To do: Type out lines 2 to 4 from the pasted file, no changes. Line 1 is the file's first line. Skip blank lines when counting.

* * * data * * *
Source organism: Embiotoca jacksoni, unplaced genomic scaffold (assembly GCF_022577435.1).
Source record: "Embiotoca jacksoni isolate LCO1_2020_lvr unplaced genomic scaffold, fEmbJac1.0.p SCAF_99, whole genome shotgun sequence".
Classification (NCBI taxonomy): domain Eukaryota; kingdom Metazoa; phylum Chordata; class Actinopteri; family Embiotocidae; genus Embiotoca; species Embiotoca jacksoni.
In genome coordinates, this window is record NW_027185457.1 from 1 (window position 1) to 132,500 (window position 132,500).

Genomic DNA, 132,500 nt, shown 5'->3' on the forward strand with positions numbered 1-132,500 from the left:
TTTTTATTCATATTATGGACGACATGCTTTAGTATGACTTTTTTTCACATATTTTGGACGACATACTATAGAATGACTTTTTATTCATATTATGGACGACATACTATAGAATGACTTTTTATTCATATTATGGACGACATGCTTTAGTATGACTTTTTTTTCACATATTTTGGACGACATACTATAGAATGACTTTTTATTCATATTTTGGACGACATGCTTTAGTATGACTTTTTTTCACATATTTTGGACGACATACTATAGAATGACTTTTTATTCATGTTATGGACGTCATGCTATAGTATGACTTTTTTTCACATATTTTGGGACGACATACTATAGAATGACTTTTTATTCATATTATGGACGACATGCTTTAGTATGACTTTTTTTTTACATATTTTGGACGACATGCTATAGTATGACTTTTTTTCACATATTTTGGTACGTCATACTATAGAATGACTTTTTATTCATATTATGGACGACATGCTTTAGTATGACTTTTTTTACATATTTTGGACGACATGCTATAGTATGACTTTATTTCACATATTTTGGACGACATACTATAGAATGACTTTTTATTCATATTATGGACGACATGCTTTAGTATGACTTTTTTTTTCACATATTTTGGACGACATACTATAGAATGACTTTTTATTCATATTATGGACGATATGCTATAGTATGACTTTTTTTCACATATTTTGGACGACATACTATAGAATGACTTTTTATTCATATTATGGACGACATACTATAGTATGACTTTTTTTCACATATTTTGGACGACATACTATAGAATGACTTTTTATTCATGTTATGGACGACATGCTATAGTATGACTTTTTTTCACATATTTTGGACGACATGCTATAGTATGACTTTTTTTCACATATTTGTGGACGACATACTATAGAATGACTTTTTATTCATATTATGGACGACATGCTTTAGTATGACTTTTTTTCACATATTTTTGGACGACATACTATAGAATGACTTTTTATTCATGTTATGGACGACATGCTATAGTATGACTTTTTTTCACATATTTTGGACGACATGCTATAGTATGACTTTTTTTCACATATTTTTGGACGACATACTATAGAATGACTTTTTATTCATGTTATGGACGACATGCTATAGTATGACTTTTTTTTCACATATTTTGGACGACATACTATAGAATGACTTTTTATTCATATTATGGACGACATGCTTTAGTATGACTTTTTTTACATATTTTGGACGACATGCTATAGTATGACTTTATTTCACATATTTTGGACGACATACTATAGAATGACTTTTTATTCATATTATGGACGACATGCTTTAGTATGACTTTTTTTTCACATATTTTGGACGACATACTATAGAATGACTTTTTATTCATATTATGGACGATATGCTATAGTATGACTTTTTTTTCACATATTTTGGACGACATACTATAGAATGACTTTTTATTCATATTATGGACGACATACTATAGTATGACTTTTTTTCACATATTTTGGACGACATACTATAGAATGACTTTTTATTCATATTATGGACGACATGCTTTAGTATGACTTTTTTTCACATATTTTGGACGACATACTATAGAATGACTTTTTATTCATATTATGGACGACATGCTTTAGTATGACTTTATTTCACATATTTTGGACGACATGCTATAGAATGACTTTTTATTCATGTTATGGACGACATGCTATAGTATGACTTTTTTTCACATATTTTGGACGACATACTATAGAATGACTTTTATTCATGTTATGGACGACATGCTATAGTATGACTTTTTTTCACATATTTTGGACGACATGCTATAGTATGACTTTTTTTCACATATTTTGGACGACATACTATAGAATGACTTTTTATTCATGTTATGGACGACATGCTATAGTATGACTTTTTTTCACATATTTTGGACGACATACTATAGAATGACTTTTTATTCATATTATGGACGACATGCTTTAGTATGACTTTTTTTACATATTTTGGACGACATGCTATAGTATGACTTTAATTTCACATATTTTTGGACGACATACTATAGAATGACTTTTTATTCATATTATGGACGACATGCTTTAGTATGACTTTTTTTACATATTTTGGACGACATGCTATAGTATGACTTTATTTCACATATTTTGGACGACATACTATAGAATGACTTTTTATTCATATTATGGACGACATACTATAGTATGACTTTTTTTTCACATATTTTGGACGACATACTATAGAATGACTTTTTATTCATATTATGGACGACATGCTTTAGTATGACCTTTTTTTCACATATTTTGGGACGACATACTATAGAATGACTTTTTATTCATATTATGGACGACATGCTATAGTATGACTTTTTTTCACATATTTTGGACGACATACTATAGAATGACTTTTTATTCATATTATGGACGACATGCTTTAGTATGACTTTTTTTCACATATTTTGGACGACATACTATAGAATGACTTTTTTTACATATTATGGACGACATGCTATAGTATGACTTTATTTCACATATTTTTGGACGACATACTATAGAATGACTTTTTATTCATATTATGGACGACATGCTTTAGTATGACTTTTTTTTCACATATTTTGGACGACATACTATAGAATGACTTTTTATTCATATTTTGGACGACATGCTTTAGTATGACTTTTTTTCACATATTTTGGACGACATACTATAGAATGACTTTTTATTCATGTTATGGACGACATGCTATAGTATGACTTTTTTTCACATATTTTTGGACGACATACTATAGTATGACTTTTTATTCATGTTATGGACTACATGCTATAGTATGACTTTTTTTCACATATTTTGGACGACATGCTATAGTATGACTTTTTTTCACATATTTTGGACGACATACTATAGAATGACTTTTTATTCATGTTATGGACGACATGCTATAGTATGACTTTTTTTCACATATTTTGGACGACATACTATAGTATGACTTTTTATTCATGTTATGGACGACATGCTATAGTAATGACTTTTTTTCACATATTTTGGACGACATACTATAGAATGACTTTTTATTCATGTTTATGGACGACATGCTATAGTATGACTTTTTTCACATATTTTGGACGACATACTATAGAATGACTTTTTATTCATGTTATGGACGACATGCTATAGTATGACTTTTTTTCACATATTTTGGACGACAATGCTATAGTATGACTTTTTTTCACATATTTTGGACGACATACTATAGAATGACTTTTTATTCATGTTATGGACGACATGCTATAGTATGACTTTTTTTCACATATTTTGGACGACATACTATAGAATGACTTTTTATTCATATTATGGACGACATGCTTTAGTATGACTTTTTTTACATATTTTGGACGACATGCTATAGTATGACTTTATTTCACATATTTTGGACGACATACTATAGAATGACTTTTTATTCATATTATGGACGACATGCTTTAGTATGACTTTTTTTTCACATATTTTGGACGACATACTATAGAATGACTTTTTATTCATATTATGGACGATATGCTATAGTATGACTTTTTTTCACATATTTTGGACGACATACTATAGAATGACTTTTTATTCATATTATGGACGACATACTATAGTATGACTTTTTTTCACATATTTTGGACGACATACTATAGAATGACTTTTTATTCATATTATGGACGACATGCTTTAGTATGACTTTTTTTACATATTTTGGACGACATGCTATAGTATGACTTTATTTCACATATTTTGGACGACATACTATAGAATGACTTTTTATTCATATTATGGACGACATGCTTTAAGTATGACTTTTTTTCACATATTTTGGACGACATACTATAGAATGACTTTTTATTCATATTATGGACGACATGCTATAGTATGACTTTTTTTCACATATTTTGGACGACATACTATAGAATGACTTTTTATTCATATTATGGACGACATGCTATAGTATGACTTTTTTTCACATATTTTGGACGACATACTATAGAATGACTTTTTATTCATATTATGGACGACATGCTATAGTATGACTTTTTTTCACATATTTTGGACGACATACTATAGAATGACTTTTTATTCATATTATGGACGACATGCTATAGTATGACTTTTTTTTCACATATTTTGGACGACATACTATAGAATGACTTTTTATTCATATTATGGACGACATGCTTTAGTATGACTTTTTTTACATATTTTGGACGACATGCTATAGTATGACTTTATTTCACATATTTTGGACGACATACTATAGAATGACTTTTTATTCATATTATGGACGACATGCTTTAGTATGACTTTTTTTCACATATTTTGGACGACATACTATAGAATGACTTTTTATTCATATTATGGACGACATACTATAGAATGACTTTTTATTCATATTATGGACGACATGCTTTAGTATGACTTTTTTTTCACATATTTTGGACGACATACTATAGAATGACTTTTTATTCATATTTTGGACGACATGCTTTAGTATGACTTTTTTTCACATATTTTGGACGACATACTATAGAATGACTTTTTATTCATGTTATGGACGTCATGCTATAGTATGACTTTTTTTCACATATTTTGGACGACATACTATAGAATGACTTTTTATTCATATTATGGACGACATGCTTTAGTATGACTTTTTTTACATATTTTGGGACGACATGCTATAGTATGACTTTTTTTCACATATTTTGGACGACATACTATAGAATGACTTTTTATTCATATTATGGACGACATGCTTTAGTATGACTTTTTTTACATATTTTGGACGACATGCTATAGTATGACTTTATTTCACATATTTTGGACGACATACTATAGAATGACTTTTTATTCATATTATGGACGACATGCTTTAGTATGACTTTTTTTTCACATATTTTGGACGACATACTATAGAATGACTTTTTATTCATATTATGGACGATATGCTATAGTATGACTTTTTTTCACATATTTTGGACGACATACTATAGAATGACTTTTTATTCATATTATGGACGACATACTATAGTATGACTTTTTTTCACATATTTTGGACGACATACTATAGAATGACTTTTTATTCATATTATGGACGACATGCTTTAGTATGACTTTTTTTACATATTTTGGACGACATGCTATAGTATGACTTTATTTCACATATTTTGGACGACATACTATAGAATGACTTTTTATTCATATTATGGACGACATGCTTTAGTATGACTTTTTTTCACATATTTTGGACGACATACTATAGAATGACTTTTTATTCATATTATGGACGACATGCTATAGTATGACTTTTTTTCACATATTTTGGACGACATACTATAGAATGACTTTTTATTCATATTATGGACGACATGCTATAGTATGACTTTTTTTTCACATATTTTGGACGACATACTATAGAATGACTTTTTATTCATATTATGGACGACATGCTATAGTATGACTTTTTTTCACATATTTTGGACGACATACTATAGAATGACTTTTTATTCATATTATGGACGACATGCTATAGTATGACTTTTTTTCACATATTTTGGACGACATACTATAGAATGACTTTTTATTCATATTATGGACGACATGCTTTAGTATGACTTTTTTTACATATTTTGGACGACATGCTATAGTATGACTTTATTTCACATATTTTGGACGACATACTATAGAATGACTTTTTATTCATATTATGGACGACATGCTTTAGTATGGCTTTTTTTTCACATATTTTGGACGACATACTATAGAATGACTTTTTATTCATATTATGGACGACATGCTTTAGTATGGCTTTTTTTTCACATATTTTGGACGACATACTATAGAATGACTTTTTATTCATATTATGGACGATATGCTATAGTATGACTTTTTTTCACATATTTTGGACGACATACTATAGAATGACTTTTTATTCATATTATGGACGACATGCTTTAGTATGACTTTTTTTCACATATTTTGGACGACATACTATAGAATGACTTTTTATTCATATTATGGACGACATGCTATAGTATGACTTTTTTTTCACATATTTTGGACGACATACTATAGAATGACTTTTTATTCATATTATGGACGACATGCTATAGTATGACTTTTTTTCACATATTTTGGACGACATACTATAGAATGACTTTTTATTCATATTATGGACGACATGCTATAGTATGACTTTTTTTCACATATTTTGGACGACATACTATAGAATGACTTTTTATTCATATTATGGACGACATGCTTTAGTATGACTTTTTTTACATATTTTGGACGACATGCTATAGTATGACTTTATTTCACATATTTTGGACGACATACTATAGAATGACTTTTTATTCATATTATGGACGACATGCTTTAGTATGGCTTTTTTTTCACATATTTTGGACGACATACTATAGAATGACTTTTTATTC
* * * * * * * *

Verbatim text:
Source record: "Embiotoca jacksoni isolate LCO1_2020_lvr unplaced genomic scaffold, fEmbJac1.0.p SCAF_99, whole genome shotgun sequence".
Classification (NCBI taxonomy): domain Eukaryota; kingdom Metazoa; phylum Chordata; class Actinopteri; family Embiotocidae; genus Embiotoca; species Embiotoca jacksoni.
In genome coordinates, this window is record NW_027185457.1 from 1 (window position 1) to 132,500 (window position 132,500).